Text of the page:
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•D2341. Polychrome Petit Feu and Gilded Butter Tub, Cover and Stand

Delft, circa 1765

Painted in iron-red, salmon, green, blue, yellow and gold on the oval barbed and scalloped edged tureen with two handles each formed as two fish, the sides with a pattern of meander and dot devices and a large flowerhead reserved with two large panels with two recumbent cows in a landscape with buildings, a mill and a sailing boat, repeated on the cover with a single cow on the same meander and dot devices patterned ground reserved with two large flowerheads and the knop emerging from a modeled branch with four leaves, the stand painted in the center with a similar scene of a recumbent cow in a landscape with buildings, a wind mill, a sailing boat flanked by two large trees all within a border of scrolls, the scalloped edged rim with a border of floral leafs and scrolls and panels of meander and dot devices alternated by dots and flowerheads.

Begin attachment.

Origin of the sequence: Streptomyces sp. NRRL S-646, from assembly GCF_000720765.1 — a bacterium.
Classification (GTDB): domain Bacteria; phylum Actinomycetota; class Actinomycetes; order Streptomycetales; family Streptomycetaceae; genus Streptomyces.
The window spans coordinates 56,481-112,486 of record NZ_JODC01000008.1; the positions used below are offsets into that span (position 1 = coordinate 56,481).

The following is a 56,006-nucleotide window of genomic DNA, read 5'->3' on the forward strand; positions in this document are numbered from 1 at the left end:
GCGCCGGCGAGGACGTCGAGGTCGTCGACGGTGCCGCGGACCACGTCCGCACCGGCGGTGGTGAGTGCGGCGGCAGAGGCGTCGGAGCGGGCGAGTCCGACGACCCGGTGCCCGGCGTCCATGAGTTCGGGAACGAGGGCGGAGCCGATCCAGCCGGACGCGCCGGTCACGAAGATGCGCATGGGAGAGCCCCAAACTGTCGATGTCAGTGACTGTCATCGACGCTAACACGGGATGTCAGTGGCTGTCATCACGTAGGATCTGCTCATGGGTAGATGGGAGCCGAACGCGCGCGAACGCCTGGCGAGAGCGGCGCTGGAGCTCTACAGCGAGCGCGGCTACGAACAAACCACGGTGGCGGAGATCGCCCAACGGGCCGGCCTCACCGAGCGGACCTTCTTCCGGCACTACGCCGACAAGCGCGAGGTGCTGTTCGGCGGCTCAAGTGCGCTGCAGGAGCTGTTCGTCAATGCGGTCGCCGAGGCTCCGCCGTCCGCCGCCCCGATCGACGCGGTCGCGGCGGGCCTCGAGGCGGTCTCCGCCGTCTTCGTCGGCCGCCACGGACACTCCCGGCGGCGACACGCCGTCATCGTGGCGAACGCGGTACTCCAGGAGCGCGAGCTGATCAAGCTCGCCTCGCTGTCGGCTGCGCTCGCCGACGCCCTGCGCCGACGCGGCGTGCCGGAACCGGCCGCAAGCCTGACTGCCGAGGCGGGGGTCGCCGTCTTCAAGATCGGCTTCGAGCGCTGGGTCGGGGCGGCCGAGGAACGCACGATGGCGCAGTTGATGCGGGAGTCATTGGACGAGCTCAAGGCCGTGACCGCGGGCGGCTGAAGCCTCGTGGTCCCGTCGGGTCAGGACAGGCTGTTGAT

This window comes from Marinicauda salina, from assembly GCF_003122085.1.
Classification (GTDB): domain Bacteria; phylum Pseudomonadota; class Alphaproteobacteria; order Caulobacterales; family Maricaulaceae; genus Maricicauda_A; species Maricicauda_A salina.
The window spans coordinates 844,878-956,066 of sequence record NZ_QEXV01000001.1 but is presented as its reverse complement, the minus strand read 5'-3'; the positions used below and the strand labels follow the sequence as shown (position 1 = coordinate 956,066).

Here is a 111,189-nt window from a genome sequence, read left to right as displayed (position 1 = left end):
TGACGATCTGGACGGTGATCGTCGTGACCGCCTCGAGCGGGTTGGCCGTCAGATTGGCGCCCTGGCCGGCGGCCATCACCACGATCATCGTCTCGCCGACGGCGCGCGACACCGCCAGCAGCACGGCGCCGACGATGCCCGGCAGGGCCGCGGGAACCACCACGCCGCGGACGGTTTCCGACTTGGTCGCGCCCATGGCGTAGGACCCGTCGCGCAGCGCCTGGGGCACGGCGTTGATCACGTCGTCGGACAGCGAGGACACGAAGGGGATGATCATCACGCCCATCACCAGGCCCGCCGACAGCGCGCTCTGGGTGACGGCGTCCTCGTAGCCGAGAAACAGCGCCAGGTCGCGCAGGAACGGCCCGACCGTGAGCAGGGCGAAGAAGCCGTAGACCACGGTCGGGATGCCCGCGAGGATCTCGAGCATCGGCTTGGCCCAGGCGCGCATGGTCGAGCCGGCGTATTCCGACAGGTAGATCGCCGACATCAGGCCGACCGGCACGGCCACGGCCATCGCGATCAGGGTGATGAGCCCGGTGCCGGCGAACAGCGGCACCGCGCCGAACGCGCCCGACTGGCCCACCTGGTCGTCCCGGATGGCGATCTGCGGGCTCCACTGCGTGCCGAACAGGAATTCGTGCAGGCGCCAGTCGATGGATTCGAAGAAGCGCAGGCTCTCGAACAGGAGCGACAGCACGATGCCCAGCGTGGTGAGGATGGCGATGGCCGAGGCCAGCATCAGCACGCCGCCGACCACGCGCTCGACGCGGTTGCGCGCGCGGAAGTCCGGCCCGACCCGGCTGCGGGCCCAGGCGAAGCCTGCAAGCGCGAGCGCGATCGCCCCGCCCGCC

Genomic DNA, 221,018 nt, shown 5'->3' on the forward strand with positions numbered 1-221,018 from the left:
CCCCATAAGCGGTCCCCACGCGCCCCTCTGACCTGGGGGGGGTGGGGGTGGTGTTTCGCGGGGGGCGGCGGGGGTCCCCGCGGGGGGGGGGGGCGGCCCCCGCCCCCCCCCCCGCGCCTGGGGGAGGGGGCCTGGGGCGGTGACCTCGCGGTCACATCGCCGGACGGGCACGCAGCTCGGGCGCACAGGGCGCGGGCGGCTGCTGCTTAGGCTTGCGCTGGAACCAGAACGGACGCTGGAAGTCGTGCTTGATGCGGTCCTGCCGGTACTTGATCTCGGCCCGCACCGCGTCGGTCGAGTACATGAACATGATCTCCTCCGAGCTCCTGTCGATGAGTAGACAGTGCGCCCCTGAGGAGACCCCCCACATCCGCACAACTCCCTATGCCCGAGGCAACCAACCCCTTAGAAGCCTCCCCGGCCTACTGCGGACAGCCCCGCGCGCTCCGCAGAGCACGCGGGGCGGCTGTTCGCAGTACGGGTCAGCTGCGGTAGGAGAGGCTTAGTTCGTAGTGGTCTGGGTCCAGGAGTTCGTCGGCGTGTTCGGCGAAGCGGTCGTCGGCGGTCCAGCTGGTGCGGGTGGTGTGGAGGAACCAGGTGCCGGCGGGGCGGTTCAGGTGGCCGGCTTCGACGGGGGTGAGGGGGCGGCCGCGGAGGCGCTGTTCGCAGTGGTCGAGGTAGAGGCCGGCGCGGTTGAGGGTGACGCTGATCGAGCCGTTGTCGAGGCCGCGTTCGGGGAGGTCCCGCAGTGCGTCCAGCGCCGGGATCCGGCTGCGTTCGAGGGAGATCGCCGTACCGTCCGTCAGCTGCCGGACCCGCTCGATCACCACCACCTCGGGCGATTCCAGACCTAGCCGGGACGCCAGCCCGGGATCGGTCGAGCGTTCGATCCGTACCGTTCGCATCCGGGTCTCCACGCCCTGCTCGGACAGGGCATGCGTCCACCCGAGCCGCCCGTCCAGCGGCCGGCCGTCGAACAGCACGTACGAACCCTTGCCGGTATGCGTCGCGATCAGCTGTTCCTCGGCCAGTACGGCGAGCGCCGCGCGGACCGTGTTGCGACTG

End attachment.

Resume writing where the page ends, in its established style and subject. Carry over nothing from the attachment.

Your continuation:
Length of stand: 19.9 cm. (7.8 in.)

Earle Vandekar, London, according to the original label;

The Collection of Mrs. Ella B. Schaap (1913-2021), author and former Curatorial Associate in the field of European Ceramics at the Philadelphia Museum of Art, Philadelphia, U.S.A.

The petit feu firing technique was introduced in Delft in the first half of the eighteenth century to enable pieces to be decorated in fragile enamels, such as shades of pink and heightened in gold. The inspiration was initially taken from Meissen porcelain with chinoiserie decoration. By the 1740s, the taste shifted towards scenes of fashionable European figures in landscapes in the manner of the French painter Jean- Antoine Watteau (1684-1721). This change in taste also coincided with the evolving etiquette of table arrangements and dining. In order to welcome guests to a more lavish and abundant table setting, the shapes and sizes of tablewares grew larger and more elaborate. The evolution of form and decoration of butter tubs and tureens most reflected this important change. Butter dishes were indispensable in Dutch households, where at least one meal a day was cold and based on bread and butter.

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